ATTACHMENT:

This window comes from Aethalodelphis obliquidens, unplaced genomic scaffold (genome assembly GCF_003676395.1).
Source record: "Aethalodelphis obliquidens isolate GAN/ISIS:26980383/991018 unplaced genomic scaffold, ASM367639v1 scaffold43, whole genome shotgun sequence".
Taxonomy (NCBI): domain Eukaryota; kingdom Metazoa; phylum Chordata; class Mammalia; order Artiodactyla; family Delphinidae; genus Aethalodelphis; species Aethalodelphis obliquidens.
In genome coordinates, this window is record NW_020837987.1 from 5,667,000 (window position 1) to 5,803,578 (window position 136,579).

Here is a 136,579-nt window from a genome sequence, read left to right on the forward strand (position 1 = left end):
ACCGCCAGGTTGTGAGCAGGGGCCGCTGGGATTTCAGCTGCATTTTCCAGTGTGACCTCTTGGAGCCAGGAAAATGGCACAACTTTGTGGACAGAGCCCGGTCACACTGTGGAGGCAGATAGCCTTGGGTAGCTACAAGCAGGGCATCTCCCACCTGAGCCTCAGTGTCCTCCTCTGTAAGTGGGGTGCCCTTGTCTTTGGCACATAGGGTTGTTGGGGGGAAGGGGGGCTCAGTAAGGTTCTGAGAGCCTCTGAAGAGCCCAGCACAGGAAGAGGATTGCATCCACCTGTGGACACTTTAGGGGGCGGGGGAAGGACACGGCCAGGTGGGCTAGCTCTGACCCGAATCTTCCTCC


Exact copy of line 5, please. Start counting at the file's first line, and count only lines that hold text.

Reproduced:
Here is a 136,579-nt window from a genome sequence, read left to right on the forward strand (position 1 = left end):